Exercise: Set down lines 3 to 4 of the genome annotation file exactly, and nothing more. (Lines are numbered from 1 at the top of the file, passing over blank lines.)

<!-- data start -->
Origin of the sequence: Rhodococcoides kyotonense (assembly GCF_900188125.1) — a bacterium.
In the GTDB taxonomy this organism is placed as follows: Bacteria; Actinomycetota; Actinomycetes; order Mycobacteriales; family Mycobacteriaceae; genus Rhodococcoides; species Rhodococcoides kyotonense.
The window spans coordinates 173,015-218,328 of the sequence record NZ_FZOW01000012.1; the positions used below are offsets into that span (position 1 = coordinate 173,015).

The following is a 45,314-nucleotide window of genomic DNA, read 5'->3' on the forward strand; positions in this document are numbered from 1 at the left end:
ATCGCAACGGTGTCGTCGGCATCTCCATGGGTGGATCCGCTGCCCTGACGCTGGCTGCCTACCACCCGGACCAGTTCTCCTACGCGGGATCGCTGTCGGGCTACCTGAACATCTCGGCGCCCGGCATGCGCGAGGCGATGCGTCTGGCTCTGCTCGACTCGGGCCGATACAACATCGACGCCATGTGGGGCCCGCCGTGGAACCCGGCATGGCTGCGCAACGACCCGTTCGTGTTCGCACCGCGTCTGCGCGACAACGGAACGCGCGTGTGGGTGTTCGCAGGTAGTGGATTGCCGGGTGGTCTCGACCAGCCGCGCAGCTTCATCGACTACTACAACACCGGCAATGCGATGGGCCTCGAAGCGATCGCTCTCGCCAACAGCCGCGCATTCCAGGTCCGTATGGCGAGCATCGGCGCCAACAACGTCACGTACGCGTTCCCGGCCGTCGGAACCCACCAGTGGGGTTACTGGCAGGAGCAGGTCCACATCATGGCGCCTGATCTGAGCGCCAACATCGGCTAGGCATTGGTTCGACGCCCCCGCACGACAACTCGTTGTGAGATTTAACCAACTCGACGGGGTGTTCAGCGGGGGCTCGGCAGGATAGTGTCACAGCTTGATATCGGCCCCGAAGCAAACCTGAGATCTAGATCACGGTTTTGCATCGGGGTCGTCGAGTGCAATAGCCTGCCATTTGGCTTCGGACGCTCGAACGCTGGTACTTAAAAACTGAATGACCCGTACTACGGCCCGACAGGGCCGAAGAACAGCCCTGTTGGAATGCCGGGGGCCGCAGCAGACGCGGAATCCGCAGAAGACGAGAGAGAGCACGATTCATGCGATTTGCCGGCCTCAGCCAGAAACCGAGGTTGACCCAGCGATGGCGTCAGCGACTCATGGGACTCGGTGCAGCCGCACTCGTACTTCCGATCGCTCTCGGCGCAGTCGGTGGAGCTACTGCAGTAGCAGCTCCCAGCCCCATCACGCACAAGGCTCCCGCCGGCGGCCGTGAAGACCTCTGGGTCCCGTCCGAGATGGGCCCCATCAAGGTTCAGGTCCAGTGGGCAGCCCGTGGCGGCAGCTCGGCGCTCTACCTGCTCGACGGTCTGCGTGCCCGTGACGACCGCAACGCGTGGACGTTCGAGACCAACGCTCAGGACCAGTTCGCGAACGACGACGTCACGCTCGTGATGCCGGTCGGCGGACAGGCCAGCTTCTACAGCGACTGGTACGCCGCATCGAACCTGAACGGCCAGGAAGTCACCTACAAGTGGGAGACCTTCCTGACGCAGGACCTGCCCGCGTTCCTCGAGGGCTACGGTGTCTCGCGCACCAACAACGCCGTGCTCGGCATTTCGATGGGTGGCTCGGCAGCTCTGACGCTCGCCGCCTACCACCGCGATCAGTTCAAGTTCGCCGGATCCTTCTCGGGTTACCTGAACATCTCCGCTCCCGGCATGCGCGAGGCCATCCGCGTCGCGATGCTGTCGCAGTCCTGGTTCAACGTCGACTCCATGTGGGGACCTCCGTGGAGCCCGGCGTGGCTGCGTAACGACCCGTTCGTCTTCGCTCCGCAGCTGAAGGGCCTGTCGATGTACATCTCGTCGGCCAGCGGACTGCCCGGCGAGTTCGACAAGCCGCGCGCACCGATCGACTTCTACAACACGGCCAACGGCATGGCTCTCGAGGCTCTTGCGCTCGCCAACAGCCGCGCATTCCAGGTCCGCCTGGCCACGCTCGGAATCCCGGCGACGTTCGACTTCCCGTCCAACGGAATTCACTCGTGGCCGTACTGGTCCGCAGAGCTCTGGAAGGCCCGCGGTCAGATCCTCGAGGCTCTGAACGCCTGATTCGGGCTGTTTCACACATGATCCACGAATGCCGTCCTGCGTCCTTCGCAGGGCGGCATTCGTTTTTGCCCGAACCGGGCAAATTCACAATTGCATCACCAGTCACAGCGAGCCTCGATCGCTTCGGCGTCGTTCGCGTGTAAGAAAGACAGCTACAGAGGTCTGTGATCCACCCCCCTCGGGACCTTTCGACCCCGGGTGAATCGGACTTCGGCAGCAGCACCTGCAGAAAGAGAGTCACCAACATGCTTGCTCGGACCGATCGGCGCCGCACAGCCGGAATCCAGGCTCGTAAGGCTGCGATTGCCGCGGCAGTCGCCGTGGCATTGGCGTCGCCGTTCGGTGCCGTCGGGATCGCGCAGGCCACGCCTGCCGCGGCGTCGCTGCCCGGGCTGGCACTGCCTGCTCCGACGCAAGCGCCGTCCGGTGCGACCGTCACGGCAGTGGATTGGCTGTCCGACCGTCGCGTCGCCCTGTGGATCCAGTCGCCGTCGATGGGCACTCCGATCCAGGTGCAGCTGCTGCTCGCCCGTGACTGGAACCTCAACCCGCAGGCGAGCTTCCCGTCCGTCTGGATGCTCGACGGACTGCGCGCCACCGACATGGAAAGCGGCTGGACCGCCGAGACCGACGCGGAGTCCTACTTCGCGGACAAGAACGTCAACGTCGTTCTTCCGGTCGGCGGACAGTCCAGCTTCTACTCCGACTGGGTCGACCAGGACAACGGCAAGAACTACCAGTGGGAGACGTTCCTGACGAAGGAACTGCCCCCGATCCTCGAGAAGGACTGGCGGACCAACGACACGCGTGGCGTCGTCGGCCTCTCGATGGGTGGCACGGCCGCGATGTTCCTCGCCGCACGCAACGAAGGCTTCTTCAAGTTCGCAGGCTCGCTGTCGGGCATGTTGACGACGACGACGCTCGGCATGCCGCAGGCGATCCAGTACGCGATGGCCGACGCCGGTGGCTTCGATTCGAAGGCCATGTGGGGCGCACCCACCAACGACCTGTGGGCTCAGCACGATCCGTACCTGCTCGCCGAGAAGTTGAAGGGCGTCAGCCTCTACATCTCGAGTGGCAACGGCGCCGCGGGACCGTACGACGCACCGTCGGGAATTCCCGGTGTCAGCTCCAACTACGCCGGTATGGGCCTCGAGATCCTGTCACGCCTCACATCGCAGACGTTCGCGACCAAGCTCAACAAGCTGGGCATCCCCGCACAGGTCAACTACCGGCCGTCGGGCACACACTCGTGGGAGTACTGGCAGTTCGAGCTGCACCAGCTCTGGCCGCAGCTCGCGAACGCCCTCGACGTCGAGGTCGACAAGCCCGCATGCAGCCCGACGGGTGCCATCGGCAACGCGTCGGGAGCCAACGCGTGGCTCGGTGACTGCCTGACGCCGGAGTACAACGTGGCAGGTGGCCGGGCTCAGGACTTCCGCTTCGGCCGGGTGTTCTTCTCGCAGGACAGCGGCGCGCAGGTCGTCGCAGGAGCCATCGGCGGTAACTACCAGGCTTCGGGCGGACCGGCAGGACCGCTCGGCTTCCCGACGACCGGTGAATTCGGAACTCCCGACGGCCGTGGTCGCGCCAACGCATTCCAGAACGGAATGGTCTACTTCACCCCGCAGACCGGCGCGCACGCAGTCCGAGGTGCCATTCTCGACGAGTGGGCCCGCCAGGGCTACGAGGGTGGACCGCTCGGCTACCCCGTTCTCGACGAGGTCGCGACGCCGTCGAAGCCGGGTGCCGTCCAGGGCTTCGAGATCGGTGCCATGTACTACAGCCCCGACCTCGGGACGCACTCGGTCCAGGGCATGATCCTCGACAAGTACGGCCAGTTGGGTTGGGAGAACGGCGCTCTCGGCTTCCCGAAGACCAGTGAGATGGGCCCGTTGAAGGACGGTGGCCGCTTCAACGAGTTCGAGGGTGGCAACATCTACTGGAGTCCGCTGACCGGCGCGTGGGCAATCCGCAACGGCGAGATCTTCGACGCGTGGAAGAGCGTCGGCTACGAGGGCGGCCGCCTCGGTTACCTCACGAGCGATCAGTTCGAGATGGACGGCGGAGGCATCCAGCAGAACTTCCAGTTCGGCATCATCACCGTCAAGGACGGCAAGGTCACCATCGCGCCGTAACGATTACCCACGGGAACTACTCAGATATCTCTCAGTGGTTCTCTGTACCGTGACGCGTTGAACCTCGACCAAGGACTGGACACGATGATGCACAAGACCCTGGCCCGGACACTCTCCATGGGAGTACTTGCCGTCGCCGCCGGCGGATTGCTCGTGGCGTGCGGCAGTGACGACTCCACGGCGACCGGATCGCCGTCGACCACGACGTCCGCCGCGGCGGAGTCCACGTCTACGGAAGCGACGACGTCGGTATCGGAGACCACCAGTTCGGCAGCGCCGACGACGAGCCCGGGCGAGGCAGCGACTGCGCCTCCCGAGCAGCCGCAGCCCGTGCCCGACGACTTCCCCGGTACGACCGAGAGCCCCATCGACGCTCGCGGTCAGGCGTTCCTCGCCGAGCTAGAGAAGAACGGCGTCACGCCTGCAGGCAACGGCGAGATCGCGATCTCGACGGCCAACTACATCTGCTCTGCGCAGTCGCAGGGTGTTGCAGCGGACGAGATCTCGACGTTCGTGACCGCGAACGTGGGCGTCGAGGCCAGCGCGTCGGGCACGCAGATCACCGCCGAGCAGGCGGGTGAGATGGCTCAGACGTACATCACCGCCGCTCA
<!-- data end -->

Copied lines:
The window spans coordinates 173,015-218,328 of the sequence record NZ_FZOW01000012.1; the positions used below are offsets into that span (position 1 = coordinate 173,015).

The following is a 45,314-nucleotide window of genomic DNA, read 5'->3' on the forward strand; positions in this document are numbered from 1 at the left end: